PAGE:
“At any given moment, we can leave the self-enclosed world of our thought and touch down in the present moment.”—Terry Cochran
“I don’t know how you do it.”
When you lose a child, you hear that a lot. It’s unthinkable, to lose the precious being who grew in your womb, nursed at your breast and became a brilliant, kind, imaginative person right before your very eyes.
So I have no idea HOW I do it. It, I presume, means to go on.
But I do know WHY I do it. I go on because, for whatever reason, I’m still here. I’m still part of this material world of physical bodies which means I still have some purpose.
Taz, who I still communicate with on the daily, seems to think my new path has something to do with proving it’s unnecessary to suffer. If anyone has an excuse to suffer, it’s a parent who lost their only child.
But as she points out, suffering only isolates me from the whole of humanity. It disconnects me from the life force, like a cell phone that’s too far from a transmission tower.
Mom, she says, you, of all people, know the importance of nurturing a grateful inner state, a frequency that, when tuned in, radios in guidance, connection, joy and love.
Your inner state impacts every area of your life—your health, your career, your relationships, especially your relationships with universal consciousness and loved ones who exist in other dimensions.
Suffering, she says, is like a cancer. It cuts you off from all the healthy cells, it divests you of connection with your brothers and sisters. A suffering mind is so obsessed with its own negative thoughts that it misses practically everything.
Habitual suffering, she says, is all too common in this material world. But, as she points out, it’s nothing but a bad habit. People seem to think suffering is necessary, that it helps them grow, that it can be good for them.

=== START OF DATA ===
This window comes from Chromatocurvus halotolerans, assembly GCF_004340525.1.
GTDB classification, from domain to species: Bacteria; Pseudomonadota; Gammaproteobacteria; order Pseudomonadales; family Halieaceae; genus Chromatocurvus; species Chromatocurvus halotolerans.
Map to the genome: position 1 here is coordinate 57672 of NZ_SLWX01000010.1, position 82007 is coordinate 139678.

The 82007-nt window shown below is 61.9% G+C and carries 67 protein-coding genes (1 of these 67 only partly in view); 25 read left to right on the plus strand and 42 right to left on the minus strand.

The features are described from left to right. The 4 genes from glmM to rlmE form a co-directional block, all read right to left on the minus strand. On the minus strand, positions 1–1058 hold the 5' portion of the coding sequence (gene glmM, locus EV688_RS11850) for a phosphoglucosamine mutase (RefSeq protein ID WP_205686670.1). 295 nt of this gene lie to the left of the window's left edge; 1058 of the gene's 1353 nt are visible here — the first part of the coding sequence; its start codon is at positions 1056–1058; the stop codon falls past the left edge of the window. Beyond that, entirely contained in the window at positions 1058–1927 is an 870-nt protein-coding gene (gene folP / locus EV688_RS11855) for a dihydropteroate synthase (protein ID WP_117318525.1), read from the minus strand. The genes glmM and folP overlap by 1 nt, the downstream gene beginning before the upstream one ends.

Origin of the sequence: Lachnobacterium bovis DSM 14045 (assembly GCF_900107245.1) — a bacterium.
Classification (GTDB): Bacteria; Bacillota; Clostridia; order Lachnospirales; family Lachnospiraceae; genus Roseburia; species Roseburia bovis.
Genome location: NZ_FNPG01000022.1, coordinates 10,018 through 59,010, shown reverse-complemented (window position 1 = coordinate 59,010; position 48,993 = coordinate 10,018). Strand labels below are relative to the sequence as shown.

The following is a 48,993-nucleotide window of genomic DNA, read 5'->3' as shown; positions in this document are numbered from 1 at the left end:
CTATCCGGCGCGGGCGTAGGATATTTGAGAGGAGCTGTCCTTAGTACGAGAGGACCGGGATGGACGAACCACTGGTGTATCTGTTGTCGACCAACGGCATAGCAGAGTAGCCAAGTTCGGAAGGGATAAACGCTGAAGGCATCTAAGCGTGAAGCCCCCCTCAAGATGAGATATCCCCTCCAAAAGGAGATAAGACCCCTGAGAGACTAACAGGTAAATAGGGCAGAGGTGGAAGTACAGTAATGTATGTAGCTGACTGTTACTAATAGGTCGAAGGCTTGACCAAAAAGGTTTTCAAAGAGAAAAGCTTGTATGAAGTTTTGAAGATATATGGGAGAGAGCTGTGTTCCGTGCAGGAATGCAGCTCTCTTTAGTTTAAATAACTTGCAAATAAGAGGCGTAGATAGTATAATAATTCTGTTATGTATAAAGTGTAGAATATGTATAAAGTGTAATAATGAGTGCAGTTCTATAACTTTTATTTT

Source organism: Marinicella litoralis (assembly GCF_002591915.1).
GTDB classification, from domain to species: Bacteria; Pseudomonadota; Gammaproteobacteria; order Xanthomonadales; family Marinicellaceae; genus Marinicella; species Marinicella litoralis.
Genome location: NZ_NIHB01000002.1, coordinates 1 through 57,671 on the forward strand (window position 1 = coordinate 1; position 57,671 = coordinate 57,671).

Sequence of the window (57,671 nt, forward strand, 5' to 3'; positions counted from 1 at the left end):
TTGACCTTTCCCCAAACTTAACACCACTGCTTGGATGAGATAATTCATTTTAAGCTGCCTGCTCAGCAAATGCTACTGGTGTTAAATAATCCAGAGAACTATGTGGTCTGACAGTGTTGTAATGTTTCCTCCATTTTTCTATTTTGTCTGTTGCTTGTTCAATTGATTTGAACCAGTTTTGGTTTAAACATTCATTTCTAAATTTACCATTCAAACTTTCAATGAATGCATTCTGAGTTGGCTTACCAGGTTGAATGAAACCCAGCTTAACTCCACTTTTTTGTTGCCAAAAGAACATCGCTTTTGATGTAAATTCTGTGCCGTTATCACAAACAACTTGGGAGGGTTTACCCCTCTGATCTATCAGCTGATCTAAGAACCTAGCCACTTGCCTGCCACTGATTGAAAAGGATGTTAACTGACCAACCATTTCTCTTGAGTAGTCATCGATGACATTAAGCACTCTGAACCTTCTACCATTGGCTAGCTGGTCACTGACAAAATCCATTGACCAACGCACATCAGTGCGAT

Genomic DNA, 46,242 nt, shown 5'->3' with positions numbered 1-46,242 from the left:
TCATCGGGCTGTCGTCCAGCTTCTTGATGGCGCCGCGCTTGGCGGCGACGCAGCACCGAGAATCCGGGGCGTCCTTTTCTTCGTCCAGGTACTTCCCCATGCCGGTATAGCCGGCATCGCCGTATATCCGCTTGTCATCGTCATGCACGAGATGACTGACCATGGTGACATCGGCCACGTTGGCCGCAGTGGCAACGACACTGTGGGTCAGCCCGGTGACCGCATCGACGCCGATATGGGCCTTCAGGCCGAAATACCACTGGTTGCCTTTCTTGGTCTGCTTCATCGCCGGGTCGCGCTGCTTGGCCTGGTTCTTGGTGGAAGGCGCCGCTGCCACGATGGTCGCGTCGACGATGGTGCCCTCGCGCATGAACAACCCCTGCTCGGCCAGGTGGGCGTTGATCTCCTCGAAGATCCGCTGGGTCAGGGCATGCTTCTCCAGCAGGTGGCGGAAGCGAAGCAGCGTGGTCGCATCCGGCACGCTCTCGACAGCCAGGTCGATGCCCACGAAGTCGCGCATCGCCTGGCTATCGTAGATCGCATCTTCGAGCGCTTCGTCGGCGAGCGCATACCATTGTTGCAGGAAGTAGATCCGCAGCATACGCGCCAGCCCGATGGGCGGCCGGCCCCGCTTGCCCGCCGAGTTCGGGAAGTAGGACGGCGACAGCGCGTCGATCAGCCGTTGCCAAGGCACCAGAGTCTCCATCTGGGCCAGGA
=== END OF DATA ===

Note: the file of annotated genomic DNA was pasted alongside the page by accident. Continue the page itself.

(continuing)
Balderdash, Taz insists. All suffering does is cut you off from life. She said I owe it to my fellows (and indeed to her) to nourish a positive inner state.
She compared human’s oneness and connection to a grove of aspens. They may look like a bunch of separate trees, but a mountainside of aspens is actually a singular organism with a life force connected in an extensive root system. If I don’t nurture a giving, loving inner state, I could poison the whole grove.
Grief is one thing. Suffering is another.
“Mom,” she says, “You always claim you want to make a difference. So let me remind you. Give up unnecessary suffering. Dedicate yourself to creating a beautiful inner state. It doesn’t take long—a few minutes in the morning. And voila! You truly can change the world.”
Thank you, Taz, I couldn’t have said it better myself.
Love, only love, Pam
Pam Grout is the author of 19 books including E-Squared, E-Cubed, Thank & Grow Rich and her latest book, Art & Soul,Reloaded: A Year-Long Apprenticeship to Summon the Muses and Ignite Your Daring, Audacious, Creative Side